songwriter himself. Romantically Yours was produced by James McMillan,
whose résumé includes playing trumpet for Sade and James Brown.
The Boy Friend (1971)
There Goes The Bride (1979)
The Blues Brothers (1980)
The Doctor and the Devils
The Doctor and the Devils (1985)
Club Paradise (1986)
The Little Match Girl
The Little Match Girl (1986)
Madame Sousatzka (1988)
The Diamond Trap (1988)
Sun Child (1988)
Istanbul (Keep Your Eyes Open) (1990)
Body Bags (1993)
Something Borrowed, Something Blue (1997)
Edge of Seventeen (1998)
Brand New World (based on the
Jeff Noon play Woundings) (1998)
The Muppet Show
The Muppet Show (1976) (episode 21)
Victorian Scandals (1976)
Bing Crosby's Merrie Olde Christmas (1977)
The Hanna-Barbera Happy Hour (1978)
A Gift of Music (1981)
Young Charlie Chaplin (1989)
Tales from the Crypt (1992) (1 episode)
The Nanny (1994) (1 episode)
Heartbeat (1994) (1 episode)
Absolutely Fabulous (2000–2001)
This Morning (presenter in 2001)
Take Time With
Twiggy (host 2001)
America's Next Top Model
America's Next Top Model (judge, Cycles 5–9) (2005–2007)
ShakespeaRe-Told: The Taming of the Shrew (2005)
Friday Night with Jonathan Ross
Friday Night with Jonathan Ross (Guest) (2008)
Twiggy's Frock Exchange (2008)
Alan Titchmarsh's Walks of Fame (2010) 
Who Do You Think You Are? (100th episode) (2014)
Cinderella, Casino Theatre, London, (1974)
The Butterfly Ball and the Grasshopper's Feast, the Royal Albert Hall,
Eliza Doolittle, Pygmalion, (1981)
Captain Beaky and His Musical Christmas (pantomime), Apollo Victoria
My One and Only, St. James Theatre, New York, (1983–1984)
Blithe Spirit, Chichester Festival Theatre, (1997)
Noel and Gertie, Bay Street Theatre, Long Island, New York, (1998)
If Love Were All, Lucille Lortel Theatre,
New York City
New York City (1999)
Blithe Spirit, Bay Street Theatre, Long Island, New York (2002)
Mrs Warren's Profession, on tour, England, (2003)
1971 The Boyfriend (Original Soundtrack) (MGM Records)
Twiggy and the Girlfriends (Ember)
Twiggy (Mercury) (UK #33)
1977 Please Get My Name Right (Mercury) (UK #35)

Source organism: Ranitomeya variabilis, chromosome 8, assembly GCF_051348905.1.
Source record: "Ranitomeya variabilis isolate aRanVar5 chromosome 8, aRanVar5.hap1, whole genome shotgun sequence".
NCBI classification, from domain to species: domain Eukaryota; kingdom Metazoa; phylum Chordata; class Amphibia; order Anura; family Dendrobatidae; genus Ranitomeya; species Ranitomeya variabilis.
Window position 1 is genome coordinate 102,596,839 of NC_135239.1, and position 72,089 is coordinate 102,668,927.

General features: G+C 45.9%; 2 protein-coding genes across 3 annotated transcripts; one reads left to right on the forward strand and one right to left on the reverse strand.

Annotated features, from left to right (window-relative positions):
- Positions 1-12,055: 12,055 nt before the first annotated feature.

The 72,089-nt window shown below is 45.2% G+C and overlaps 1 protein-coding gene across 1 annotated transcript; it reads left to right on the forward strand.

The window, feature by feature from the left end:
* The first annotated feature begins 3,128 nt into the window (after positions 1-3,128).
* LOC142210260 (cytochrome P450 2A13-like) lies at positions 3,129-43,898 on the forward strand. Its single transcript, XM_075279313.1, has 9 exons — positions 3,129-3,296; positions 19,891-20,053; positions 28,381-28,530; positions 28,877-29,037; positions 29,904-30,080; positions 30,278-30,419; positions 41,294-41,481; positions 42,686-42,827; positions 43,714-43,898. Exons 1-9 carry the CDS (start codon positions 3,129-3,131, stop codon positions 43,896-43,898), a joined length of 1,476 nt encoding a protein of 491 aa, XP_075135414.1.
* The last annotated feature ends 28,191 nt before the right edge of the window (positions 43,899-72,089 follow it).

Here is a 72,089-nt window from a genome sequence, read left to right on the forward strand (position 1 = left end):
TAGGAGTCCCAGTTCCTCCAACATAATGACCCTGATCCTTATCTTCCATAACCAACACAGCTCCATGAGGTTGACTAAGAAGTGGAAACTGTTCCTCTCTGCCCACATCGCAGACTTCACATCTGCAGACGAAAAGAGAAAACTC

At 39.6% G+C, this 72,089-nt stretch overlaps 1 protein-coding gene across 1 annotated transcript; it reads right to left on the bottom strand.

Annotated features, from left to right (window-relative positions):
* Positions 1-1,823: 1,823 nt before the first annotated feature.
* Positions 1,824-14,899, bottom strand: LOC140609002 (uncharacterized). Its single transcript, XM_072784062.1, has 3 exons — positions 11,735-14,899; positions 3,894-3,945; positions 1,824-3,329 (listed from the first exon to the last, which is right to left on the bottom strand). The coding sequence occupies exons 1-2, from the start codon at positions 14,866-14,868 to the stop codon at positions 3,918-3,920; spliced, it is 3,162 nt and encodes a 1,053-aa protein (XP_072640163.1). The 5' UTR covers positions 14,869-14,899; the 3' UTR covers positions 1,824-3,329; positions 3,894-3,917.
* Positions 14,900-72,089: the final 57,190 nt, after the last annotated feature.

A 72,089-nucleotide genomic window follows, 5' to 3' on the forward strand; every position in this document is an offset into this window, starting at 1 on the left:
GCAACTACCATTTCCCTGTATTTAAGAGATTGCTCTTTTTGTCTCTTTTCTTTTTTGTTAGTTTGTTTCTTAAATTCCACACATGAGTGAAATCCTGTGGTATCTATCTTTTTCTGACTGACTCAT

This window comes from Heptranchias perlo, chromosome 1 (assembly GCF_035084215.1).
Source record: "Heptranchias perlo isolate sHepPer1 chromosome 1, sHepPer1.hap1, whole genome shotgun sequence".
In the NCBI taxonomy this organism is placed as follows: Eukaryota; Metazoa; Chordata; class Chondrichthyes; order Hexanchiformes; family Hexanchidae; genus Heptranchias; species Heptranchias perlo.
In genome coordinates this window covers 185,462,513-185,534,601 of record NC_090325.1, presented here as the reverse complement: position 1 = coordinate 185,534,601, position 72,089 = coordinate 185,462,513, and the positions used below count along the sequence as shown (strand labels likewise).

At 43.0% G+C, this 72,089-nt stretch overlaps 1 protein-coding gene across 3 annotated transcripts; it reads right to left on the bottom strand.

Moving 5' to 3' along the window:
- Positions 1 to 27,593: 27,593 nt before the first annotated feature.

1983 My One and Only (with Tommy Tune) (Atlantic)
2003 Midnight Blue (Eureka) (unreleased material from the 1980s)
2007 Heaven In My Eyes - Discotheque (Eureka) (unreleased material
from the 1970s)
2009 Gotta Sing Gotta Dance (Stage Door)
2011 Romantically Yours (EMI)
1966 "Some Do Some Don't (Some Will Some Won't)" (with Anne)
1967 "Beautiful Dreams" (Ember)
1967 "When I Think of You" (Ember)
1971 "Zoo Do Zoo Dong" (with Friends) (Bell)
1972 "A Room in Bloomsbury" (with Christopher Gable) (Columbia)
1976 "Here I Go Again" (Mercury) (UK #17)
1976 "Vanilla Olay" (Mercury)
1977 "Rings" ((UK #35) from her album Please Get My Name Right)
1977 "Please Get My Name Right" (Mercury)
1977 "I Hope We Get to Love in Time" (Mercury)
1977 "A Woman in Love" (Mercury)
1977 "Tomorrow is Another Day" (Mercury)
1978 "Falling Angel" (Mercury)
1985 "Feel Emotion" (Arista) (UK #81)
1986 "Diamond" (Arista)
1989 "Winter Wonderland" (Object)
Books and exhibits
Twiggy, Twiggy: An Autobiography (1975), ISBN 978-0-246-10895-1
Twiggy, Twiggy's Guide to Looking Good (1986),
Twiggy in Black and White (1998), ISBN 978-0-671-51645-1
Emma Midgley, "
London Swings Again With Ossie Clark Show At The
V&A" (22 July 2003), Culture24
Twiggy, Twiggy: Please Get My Name Right (2004), Word Power Books,
Iain R Webb, Bill Gibb: Fashion and Fantasy (2008), foreword by
Twiggy, ISBN 978-1-85177-548-4
Twiggy, A Guide to Looking and Feeling Fabulous Over Forty (2008),
The Model as Muse: Embodying Fashion, Metropolitan Museum of Art,
Twiggy: A Life in Photographs, Terence Pepper, Robin Muir, and Melvin
Sokolsky (2009), ISBN 978-1-85514-414-9
Twiggy: A Life in Photographs, National Portrait Gallery (2009–2010)